Polls show Shea-Porter in tight race; Kuster, Hassan lead challengers
U.S. Rep. Annie Kuster is in a stronger position to win re-election than her colleague and fellow Democratic U.S. Rep. Carol Shea-Porter, according to a new WMUR Granite State Poll released last night.
The poll shows Kuster, who represents the 2nd Congressional District, with a comfortable lead over her three Republican opponents despite her 34 percent approval rating. State Rep. Marilinda Garcia of Salem, former state representative Jim Lawrence of Hudson and former state senator Gary Lambert of Nashua are running in the Republican primary. Of the three, Lambert comes the closest to Kuster, pulling in 36 percent of likely voters to Kuster’s 46 percent, with a 6.2 percent margin of error. Lawrence and Garcia each have the support of 35 percent of voters compared with Kuster’s 47 percent and 49 percent, respectively.
The race is much tighter for Shea-Porter, who represents the 1st Congressional District. She has a 43 percent approval rating and will face either businessman Dan Innis or former U.S. representative Frank Guinta on Election Day. If the election were held today, Guinta would attract 46 percent of voters to Shea-Porter’s 43 percent, the poll shows. The poll has a 6 percent margin of error.
Innis is still far behind Guinta in terms of name recognition, but trails Shea-Porter by just 7 percentage points in a head-to-head matchup.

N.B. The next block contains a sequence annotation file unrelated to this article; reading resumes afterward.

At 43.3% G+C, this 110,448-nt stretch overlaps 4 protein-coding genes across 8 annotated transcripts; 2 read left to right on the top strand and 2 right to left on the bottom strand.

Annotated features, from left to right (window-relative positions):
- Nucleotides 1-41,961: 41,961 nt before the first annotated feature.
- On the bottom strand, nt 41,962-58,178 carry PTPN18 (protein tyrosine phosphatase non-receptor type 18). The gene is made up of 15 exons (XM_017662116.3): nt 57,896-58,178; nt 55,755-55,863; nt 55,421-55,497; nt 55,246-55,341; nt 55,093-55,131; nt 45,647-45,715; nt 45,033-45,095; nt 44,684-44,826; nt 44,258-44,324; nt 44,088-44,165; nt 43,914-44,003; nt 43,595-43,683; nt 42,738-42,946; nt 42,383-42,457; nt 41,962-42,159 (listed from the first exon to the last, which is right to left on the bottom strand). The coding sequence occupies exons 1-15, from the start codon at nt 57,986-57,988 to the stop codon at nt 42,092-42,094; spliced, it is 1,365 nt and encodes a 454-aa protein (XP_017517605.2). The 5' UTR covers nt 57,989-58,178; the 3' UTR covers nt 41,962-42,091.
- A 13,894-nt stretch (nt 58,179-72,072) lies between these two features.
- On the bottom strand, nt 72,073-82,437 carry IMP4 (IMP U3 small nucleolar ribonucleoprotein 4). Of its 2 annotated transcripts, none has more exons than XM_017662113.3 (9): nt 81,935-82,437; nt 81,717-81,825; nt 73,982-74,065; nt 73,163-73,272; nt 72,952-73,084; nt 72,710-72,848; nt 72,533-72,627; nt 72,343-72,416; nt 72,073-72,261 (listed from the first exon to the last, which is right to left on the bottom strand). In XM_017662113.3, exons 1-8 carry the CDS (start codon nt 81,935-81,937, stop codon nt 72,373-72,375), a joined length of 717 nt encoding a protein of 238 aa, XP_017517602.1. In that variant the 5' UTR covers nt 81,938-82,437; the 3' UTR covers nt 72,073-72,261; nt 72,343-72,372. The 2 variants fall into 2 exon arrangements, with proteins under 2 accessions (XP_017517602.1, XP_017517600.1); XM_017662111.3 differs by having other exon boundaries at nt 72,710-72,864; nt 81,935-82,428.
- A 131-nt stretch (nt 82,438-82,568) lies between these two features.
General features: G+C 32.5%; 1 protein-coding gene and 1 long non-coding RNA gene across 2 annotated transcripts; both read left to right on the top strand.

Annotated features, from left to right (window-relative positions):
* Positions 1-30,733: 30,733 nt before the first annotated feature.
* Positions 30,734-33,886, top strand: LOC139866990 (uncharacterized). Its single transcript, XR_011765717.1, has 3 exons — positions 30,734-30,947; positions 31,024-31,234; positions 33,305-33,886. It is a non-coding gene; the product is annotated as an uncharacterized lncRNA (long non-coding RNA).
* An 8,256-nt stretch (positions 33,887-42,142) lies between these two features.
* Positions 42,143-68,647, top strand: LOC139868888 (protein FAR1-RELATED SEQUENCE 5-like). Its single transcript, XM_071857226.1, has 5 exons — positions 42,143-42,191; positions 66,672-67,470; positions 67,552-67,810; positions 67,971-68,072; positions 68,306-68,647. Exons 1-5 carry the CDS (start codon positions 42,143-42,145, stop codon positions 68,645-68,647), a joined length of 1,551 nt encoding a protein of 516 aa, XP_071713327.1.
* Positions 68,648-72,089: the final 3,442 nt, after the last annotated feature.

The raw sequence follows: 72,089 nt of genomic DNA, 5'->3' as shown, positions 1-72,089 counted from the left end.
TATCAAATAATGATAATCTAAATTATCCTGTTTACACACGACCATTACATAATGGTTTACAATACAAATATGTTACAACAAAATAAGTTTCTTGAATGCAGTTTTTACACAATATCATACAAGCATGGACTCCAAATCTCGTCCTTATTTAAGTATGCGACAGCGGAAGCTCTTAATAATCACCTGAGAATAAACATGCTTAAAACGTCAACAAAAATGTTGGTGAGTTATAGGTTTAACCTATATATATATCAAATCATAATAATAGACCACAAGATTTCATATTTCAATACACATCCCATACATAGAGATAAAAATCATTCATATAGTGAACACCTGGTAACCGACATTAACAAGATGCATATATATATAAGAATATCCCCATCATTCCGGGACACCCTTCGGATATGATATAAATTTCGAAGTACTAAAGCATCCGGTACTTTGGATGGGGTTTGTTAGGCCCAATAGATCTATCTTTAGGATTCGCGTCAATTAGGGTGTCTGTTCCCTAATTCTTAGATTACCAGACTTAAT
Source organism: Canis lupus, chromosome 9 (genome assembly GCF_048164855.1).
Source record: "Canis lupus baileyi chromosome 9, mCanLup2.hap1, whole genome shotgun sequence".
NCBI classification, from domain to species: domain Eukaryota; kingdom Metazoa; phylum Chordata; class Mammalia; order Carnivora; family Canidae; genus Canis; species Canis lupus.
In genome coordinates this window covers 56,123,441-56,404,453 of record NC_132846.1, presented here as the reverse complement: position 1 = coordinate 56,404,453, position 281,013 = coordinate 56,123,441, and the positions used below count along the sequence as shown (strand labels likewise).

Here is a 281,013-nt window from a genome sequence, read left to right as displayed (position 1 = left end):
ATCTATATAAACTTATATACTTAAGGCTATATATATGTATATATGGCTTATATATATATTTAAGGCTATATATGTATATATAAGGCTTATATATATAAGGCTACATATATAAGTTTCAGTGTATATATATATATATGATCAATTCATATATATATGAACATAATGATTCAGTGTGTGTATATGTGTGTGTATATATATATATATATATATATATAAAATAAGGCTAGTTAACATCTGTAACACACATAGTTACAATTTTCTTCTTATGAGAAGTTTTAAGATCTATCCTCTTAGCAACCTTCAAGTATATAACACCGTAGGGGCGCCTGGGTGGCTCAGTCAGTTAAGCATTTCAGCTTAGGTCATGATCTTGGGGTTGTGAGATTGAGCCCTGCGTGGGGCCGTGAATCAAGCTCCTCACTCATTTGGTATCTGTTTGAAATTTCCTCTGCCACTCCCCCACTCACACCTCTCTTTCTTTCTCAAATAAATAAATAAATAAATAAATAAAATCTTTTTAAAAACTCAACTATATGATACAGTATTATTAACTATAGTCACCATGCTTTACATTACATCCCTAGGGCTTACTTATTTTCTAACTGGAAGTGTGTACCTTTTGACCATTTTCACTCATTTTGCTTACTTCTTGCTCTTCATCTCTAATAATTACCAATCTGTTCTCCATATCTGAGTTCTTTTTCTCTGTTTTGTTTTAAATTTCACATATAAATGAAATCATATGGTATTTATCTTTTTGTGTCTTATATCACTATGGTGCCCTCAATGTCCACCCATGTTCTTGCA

Meanwhile, incumbent Gov. Maggie Hassan has a strong lead over both of her Republican challengers, Walt Havenstein and Andrew Hemingway.
A WMUR Granite State Poll released Monday shows 86 percent of voters don’t know enough about Havenstein to have an opinion and 88 percent say the same for Hemingway. In head-to-head matchups held today, Hassan would beat Havenstein 55 to 29 percent and Hemingway 54 to 28 percent, with a 4.3 percent margin of error.
Andy Smith, director of the UNH Survey Center, said Havenstein’s and Hemingway’s low name recognition and polling isn’t very surprising, as few voters are paying attention to the politics in the summer months. What both candidates should be focusing on right now is building an organization of voters who are guaranteed to come out to the polls on primary day, which should have a voter turnout of only about 15 percent.
The bigger concern for both candidates should be Hassan’s 60 percent job approval rating, Smith said. She has a 40 percent approval rating among Republicans, the poll shows. The poll has a 3.8 percent margin of error.
“Hassan’s job approval numbers are quite high, and this may be the biggest problem that any Republican candidate has. When you have an incumbent running, people tend to vote for or against the incumbent,” Smith said. “Republicans aren’t necessarily anxious to throw Hassan out.”
Monday’s poll also shows that if the election happened today, Republicans would take back the New Hampshire House and keep control of the Senate. Although the results are highly dependent on turnout, the poll said that if the election were held today, Republicans would win 222 out of 400 House seats and 15 out of 24 Senate seats.
Poll results for the U.S. Senate race will be released today.
(Kathleen Ronayne can be reached at 369-3309 or firstname.lastname@example.org or on Twitter @kronayne.)